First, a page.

“He’s bullying me,” I hear in the hallway, and when I look over my shoulder, I see two boys who are obviously friends, both with smiles on their faces, playing with each other. I know from watching them that this not a situation qualifying for a referral, even though we have a short conversation about the word they have chosen to use.
“Sir, I don’t think you understand the definition of bullying,” the administrator informs a parent. I pass by, taking note of the folded arms, the red face, and then listen to the array of words and offenses.
“Our school is starting a new anti-bullying program,” the friendly local character education teacher tells his class. Then he leads the students in an activity involving inspirational quotes and talks with them about how bullying starts in families, sometimes cycling down from abusive parents.
When I first started teaching seven years ago, bullying was a word that appeared only occasionally, rearing its head once or twice in parent meetings throughout the year. Now, the word seems to have new prominence. It is as if bullying opened up an office and set regular hours. A series of news stories and a focus on anti-bullying curricula have placed the word firmly in our academic vernacular. Students use the term correctly and incorrectly. I myself have even been guilty of misusing this word when describing the behavior of other adults.
Finding a Solution
As part of my school’s response to bullying, we conduct weekly meetings focusing on bullying and life issues. For thirty minutes each Wednesday, we host class meetings in which we define and redefine this issue. Definition is a large part of our focus.
As a language arts teacher, I bring in stories, videos, and writing about bullying incidents and character education topics. I also talk about the stereotypical bully and share personal stories from my time in school. I explain to my students that, because of the prominence of this topic in the news, our school is taking a proactive approach.
So, how do the students respond? Many of them are positive. There are always dissenters. I teach eighth grade, and there are always voices in my classroom that have a propensity for disagreement. It is as if my students are already practicing becoming full-grown Americans, stating their disdain for the mandatory and the regulated.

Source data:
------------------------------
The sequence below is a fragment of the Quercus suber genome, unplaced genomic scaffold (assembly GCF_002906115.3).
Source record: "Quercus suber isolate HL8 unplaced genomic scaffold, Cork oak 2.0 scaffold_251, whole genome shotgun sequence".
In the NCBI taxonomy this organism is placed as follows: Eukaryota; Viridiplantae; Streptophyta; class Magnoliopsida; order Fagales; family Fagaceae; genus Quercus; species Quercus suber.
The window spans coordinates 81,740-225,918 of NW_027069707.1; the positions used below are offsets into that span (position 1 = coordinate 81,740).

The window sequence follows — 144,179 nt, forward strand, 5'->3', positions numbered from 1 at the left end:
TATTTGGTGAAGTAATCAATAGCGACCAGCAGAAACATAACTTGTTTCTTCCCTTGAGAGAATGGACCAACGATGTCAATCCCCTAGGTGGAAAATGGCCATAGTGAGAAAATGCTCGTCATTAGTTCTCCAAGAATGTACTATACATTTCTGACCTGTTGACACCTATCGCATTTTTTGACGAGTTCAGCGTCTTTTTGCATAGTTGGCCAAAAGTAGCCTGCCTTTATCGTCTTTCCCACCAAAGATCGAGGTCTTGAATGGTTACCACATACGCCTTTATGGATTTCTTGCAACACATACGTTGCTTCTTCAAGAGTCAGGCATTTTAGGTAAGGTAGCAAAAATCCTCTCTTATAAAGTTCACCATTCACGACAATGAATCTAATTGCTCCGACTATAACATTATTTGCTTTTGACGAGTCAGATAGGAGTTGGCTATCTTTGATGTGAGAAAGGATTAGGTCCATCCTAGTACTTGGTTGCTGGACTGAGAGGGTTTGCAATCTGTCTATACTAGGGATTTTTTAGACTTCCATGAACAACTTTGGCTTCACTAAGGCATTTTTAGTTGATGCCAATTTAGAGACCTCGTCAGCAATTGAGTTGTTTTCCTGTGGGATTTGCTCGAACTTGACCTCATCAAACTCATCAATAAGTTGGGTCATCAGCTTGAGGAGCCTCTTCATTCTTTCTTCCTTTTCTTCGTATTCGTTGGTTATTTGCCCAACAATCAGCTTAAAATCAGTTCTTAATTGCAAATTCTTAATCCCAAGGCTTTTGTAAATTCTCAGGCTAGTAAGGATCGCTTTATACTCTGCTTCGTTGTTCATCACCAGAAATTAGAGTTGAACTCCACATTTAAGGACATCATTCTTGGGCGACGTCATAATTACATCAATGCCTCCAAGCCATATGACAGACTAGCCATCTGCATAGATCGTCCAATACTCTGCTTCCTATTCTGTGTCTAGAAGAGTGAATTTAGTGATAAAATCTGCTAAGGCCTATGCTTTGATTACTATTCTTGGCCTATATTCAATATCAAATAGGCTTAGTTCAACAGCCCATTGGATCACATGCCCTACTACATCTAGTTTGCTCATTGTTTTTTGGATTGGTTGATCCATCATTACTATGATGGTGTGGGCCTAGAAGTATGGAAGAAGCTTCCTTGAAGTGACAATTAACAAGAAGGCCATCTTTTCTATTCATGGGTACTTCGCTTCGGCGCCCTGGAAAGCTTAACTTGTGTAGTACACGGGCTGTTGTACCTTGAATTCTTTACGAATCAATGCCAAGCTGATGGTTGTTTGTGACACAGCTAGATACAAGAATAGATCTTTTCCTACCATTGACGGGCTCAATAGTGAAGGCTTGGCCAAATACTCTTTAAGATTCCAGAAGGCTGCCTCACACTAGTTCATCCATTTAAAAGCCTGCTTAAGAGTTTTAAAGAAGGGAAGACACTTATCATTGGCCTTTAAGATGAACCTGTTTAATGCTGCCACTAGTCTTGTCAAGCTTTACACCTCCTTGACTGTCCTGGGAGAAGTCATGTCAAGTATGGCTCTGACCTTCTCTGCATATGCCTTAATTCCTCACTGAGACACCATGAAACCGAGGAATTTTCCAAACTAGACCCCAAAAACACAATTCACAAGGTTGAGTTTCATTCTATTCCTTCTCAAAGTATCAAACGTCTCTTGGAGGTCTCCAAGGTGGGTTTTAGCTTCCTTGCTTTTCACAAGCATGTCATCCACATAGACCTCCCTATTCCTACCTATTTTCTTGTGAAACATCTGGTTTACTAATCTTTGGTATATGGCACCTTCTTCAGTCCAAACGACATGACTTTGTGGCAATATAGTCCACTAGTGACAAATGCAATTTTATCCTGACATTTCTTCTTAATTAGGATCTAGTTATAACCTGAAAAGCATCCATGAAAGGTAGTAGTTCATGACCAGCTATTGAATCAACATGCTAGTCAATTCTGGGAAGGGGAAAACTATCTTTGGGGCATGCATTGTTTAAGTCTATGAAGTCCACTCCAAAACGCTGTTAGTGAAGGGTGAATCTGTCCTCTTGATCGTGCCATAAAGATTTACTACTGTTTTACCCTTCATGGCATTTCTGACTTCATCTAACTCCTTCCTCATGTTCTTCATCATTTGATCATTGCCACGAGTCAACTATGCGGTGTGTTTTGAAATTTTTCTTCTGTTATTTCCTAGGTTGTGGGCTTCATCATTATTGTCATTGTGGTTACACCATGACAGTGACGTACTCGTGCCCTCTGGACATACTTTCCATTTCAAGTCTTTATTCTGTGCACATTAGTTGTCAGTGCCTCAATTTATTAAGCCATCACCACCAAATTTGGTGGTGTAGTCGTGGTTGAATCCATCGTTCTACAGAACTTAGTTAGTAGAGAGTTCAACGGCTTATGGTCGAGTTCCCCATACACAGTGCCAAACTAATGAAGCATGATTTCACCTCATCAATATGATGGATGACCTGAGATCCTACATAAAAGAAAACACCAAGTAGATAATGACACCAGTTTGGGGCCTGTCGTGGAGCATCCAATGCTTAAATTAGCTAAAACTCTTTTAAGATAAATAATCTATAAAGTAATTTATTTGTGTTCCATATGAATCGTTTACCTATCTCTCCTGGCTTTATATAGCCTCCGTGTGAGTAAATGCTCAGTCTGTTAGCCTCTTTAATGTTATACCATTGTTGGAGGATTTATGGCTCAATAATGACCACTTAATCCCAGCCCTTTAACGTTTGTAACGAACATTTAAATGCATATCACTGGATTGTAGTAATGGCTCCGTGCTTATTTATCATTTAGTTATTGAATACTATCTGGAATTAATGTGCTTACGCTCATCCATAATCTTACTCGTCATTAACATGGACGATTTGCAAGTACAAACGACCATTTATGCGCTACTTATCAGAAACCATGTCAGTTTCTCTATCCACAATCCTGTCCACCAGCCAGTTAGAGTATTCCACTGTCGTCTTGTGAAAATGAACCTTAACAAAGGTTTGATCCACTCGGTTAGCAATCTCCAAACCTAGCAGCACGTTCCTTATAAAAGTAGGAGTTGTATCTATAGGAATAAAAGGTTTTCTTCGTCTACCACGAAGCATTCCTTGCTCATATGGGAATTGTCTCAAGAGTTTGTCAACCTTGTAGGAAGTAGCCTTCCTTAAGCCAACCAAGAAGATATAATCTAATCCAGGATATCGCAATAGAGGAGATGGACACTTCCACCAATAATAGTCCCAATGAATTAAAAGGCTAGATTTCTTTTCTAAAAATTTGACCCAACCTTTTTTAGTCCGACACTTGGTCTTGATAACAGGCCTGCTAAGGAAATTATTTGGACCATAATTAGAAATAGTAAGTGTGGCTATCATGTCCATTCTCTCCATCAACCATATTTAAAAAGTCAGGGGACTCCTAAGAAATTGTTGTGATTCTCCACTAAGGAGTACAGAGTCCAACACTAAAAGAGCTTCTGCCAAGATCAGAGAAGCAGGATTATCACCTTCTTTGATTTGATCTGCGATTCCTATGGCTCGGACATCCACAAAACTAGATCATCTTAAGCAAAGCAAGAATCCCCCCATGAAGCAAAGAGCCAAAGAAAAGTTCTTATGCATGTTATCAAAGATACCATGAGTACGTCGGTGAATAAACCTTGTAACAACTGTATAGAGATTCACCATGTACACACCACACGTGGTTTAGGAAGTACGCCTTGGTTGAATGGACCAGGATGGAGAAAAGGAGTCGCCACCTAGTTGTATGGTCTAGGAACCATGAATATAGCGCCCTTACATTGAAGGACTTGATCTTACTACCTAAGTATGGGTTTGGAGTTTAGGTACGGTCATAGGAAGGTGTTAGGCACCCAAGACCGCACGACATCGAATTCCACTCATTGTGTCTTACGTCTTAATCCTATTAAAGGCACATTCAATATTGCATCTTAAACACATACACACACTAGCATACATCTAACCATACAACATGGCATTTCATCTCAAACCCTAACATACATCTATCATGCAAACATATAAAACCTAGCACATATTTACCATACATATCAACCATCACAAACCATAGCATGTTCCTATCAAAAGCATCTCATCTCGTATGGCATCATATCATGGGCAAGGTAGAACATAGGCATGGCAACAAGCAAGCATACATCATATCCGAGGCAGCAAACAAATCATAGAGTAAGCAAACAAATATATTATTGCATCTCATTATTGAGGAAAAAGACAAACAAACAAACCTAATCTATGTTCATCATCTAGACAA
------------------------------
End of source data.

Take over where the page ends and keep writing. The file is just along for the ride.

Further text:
All in all, when my students realize that it is not my intention to preach to them or talk about the exact same topic every week (this is tiresome even to the most patient middle-school kid), they really do not mind a half-hour of character education. They enjoy the stories the most, and when I tell them about times that I missed the mark and failed to defend the disenfranchised when I was a student, they take this in and reflect on their own choices.
The Trickle-Down Environment
I am honestly not sure that trickle-down economics work; the rich always seem to enjoy getting richer. When it comes to behavior, though, I believe a trickle-down effect is essential. I see a true interest in developing a positive environment from my school’s administration. When the principal and administrative staff have a positive outlook, it trickles down to the faculty, and when the faculty is positive, the river flows down to the students.
I have also found the opposite to be true. When an administrator openly criticizes his or her employees and creates an environment of distrust, it is evident in the teachers. Who we are outside of the classroom, I believe, comes into the classroom with us. We track our attitudes and our worldview around with us, and our students will always absorb what we bring into our classrooms.
After three years of thirty-minute meetings about character, my students are still not perfect. I know that negative behavior still goes on. My school is not a utopian society, eliminating all problems. Some attitudes are still negative, while others tend toward the positive. Many of my students can articulate what it means to lead a productive and positive life.
So, do we need a bullying curriculum to help us achieve positive environments? Recent news suggests that these programs may actually intensify problems. On the other hand, we cannot take for granted that students will leave our classrooms knowing what it is to be a decent human being without at least some attention to defining ethical personhood. According to random sample survey results, there has been some progress at our school in the area of bullying. Systems and curricula likely will not provide a balm for all ills, but stories, discussions, and even a focus on character traits can still stimulate some positive change.
- Gross, Natalie. “Schools with Anti-bullying Programs May See More Bullying as a Result, Research Shows.” Lubbock Avalanche-Journal. Web. 26 October 2013 <lubbockonline.com/education/2013-10-26/schools-anti-bullying-programs-may-see-more-bullying-result-research-shows#.UshTRZEV1Ts>.